Brecker remembered that initial meeting and being impressed with the 15-year-old Sanborn. “He stood out,” Brecker remembered. “Even then, he was already Sanborn. He developed it further, but he’s always had a distinctive sound and overall conception since his teens. There was something in his sound and overall conception that was just different from everyone else. There’s no way to describe the sound other than it’s just soulful. He never considered himself a jazz player. He just thought of music expressly and that separated him from the pack.”

The two, along with Randy’s brother Michael on tenor saxophone as well as Ronnie Cuber on baritone saxophone and Barry Rogers on trombone, would go on to form one of the most distinctive and in-demand horn sections of the ‘70s and ‘80s, recording with a who’s who of popular artists of that time and applying their signature funky note-bending sound to songs like Steely Dan’s “Babylon Sisters” and Bruce Springsteen’s “10th Avenue Freezeout.” Eventually the horn section would get a record deal of their own, as the Brecker Brothers, a name Randy was initially opposed to because Sanborn was such a key part of the band’s sound without the Brecker surname.

Even before the Brecker Brothers, one of Sanborn’s early high profile gigs was with the seminal blues-rock group, the Paul Butterfield Blues Band, whom he joined in 1967. The saxophonist had already played with blues legends such as Little Milton and Albert King when he was just a teenager back in St. Louis. Sanborn recorded four albums with Butterfield and even played with that group at Woodstock.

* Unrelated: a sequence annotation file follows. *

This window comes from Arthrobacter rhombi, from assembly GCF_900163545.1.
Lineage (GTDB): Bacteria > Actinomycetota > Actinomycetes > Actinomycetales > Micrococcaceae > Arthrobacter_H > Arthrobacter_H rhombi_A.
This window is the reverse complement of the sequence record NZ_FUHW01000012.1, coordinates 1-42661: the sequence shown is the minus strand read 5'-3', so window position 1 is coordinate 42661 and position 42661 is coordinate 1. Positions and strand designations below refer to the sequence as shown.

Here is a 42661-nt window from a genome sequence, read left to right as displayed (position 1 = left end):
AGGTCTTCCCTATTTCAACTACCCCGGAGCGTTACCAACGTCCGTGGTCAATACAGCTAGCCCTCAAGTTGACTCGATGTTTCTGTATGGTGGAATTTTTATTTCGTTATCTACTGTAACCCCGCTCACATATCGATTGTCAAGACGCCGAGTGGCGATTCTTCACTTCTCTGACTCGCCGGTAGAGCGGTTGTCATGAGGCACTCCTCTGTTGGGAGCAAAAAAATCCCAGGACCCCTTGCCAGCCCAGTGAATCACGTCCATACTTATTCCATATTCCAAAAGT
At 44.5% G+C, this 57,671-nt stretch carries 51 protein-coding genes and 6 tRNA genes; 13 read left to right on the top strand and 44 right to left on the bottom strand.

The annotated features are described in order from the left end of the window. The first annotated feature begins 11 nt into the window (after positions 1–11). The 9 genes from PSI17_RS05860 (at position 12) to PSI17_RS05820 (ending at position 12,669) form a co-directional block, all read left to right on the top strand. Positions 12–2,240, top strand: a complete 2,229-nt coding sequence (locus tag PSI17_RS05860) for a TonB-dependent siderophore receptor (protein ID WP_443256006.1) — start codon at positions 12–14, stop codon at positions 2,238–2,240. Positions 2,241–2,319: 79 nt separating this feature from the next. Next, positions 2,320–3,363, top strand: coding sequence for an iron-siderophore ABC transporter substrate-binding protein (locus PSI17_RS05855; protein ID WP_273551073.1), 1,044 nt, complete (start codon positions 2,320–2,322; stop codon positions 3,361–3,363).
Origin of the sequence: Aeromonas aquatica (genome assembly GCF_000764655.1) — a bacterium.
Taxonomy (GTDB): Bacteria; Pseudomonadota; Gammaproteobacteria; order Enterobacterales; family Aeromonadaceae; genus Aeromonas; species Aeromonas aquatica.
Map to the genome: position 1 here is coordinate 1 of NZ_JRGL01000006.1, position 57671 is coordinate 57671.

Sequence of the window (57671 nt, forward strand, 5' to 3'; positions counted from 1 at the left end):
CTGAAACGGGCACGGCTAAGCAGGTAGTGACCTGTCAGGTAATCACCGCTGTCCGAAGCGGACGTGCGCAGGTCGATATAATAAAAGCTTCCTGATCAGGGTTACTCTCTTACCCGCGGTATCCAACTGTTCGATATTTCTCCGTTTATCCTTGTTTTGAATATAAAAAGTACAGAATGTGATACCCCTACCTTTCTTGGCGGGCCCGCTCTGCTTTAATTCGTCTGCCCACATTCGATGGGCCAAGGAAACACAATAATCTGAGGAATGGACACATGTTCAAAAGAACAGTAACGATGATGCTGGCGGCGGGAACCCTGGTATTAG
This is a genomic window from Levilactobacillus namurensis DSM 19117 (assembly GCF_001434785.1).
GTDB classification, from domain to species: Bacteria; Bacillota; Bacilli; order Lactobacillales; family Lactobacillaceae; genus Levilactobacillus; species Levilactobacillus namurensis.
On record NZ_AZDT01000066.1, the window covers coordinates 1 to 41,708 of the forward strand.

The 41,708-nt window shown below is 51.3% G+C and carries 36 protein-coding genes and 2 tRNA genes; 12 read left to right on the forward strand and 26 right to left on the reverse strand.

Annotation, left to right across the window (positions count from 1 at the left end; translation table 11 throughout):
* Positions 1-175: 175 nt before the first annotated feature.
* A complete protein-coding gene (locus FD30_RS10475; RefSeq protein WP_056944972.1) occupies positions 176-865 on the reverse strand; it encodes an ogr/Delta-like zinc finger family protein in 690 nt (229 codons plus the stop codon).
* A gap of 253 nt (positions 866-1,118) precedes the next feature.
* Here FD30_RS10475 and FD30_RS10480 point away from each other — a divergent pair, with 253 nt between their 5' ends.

Of course, Sanborn would go on to have much success on his own as a first-call studio musician and as a recording artist who redefined contemporary jazz. In the ensuing years, he recorded more than two dozen albums, won six Grammy Awards and had eight gold albums and one platinum album— Double Vision with Bob James. Although that album is often credited with launching Smooth Jazz as a genre, Sanborn always bristled at any association with that particular moniker, which he felt was created by radio programmers, not musicians.

Brecker got a little insight into the concept behind the unique Sanborn sound, when the two found themselves on the road in Stevie Wonder’s band. “Dave told me one night that he was trying to do what Stevie does on harmonica on alto,” Brecker recalled. “And that made a lot of sense.”

Throughout the 70s and early 80s, Sanborn was also a regular member of the Gil Evans Orchestra. Composer, arranger and bandleader Maria Schneider was able to experience for herself Sanborn’s comfort with and contributions to Evans’ music. “One of the greatest musical experiences of my life was touring with David, presenting music from Gil & Miles’ recordings, featuring David on Miles’ parts, backed up by the Danish Radio Big Band,” she wrote in a statement she sent to WBGO. “It forever changed that music for me into something even more extraordinary than what I’d known. There’s no describing David on “Blues for Pablo,” “My Ship” and beyond. I was absolutely floored by his sound and expression. It was heart-stopping, which of course is surely why Gil loved him so.”